Each sock filter 32 has a porous cylindrical filter cage 37 inserted therein to prevent the sock filter from collapsing during operation of the apparatus. The filter cages 37 are of cylindrical configuration, and are formed of hardware cloth and maintain the sock filters in an open, non-collapsed condition. It has been found that the polyester sateen sock filters 32 are of the correct weight and porosity to permit removal of substantially all of the air entrained particles directed into the filter housing. In this regard, if the sock filters were formed of lighter weight material, excessive dust contamination would be directed into the blower and final filter unit, while sock filters formed of heavier or denser material would cause excessive pressure buildup, thereby lowering the intake air volume. Further, the use of heavier, denser material to form the sock filters would also result in premature clogging of the sock filters. The polyester sateen sock filters not only allow the intake air volume to be readily moved through the walls of the sock filters to remove the air entrained particles therefrom, but the slippery surface properties of the polyester sateen allow the particles to readily fall therefrom into the collection tray 20.
After the air has been directed through the sock filter 32 and into the plenum chamber 29, the air is then directed through the outlet vacuum hose 26 into the blower and final filter unit 12. The blower and final filter unit 12 includes a blower unit housing 38 formed of aluminum and including opposed end walls 39, opposed side walls 40, and a bottom wall 41. One of the side walls 40 has an access opening therein, which is closed by a closure panel 40a, which is secured to the associated side wall by suitable bolts or the like. A horizontal divider plate 60, having a pair of openings 60a therein, divides the interior of the blower and final filter unit into a lower fan chamber 42 and an upper final filter chamber 42a.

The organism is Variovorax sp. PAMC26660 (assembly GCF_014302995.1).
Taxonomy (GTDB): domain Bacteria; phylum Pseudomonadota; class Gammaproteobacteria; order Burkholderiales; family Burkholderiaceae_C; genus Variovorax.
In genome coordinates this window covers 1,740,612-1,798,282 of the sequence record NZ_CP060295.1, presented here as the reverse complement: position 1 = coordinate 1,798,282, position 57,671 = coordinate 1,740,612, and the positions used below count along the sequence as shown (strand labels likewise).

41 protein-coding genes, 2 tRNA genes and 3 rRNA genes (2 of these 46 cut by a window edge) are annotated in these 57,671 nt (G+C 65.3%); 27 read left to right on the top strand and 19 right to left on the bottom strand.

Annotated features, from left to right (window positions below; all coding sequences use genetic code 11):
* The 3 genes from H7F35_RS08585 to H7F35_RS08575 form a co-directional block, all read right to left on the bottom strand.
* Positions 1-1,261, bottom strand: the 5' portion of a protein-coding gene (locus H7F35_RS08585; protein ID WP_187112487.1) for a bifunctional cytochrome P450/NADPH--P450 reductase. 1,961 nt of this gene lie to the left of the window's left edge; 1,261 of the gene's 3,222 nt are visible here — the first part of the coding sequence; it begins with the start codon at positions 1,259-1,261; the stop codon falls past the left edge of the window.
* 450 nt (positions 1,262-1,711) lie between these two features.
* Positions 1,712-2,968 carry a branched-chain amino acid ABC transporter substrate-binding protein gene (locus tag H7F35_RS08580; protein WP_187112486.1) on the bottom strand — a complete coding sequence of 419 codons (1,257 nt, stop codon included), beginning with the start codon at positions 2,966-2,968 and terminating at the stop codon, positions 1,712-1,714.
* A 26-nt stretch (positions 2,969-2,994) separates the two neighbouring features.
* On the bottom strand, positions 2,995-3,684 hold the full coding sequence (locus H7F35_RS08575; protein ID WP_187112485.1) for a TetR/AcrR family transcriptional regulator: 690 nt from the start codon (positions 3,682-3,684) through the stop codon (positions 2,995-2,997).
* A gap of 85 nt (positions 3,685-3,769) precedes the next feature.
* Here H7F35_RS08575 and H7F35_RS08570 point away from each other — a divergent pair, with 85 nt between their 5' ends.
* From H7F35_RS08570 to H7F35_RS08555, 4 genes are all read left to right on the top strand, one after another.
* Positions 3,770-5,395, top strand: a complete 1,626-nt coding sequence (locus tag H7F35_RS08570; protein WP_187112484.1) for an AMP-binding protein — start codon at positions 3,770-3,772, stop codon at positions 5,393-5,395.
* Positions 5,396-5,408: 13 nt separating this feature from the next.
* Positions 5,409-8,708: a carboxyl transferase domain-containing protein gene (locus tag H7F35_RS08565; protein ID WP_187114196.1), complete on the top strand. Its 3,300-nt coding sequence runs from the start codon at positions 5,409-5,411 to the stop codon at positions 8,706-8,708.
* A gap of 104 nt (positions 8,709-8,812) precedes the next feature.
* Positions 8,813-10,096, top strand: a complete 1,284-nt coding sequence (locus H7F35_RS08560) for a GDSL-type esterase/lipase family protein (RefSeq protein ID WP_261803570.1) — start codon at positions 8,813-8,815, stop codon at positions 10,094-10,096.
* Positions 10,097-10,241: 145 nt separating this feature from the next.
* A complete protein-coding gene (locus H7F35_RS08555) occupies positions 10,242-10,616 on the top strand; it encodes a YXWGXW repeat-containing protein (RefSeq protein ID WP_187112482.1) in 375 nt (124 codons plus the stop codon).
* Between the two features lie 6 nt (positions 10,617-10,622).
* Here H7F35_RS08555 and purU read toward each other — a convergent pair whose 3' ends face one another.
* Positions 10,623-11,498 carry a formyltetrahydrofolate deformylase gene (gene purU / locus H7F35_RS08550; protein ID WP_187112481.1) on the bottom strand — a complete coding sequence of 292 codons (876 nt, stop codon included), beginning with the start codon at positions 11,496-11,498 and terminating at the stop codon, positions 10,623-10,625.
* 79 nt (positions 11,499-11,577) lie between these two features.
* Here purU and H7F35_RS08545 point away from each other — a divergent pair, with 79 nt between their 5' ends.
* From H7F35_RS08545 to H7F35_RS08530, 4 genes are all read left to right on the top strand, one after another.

The end walls of the blower unit housing 38 are provided with inturned flanges 43, and the side walls 40 thereof are provided with inturned flanges 44. A final filter housing 45, of generally rectangular configuration, is positioned upon the blower unit housing 38 and includes opposed end walls 46 and opposed side walls 47. The final filter housing 45 has an open top 48, which defines an outlet and also has an open bottom 49, which defines an inlet communicating with the fan housing 42.
The interior of the final filter housing 45 accommodates a pair of generally rectangular-shaped high efficiency particulate air filter units 50, known in the trade as HEPA filters, which obstruct the outlet 48 and the inlet 49. In the embodiment shown, the end walls 46 of the final filter housing 45 are provided with inturned flanges 51, and the side walls 47 thereof are provided with inturned flanges 52. The HEPA filter units 50 are positioned upon the inturned flanges 51, 52, and the latter are positioned upon the inturned flanges of the blower unit housing 58. A suitable yieldable gasket 53 is interposed between the inturned flanges of the final filter housing 45 and the blower unit housing 48 to form a seal thereat. Suitable means are provided for detachably securing the final filter housing 45 to the blower unit housing 58. This means includes a plurality of lock members 54, each being pivotally secured to one of the inturned flanges 44 of the blower unit housing 38. The lock members are spring-urged and releasably engage the lock engaging members 55 secured to the side walls 47 of the final filter housing 45. When the lock members engage the lock engaging members, the gasket 43 is compressed between the inturned flanges of the blower unit housing and the final filter housing.
Referring now to FIG. 2, it will be seen that one of the end walls 39 of the blower unit housing 38 has an inlet opening 56 therein, and the end wall is provided with a cylindrical inlet fitting 56a communicating with the opening 56. The vacuum outlet hose 26 has its other end connected to the fitting 56a, which intercommunicates the fan chamber 42 with the plenum chamber 29 by means of the hose 26. The fan housing chamber 42 has a pair of blower or fan devices 57 positioned therein, each including a fan housing 58, having an inlet 59 and an upwardly facing outlet 60 for directing air from the fan housing through the inlet opening 49 of the final filter housing 45.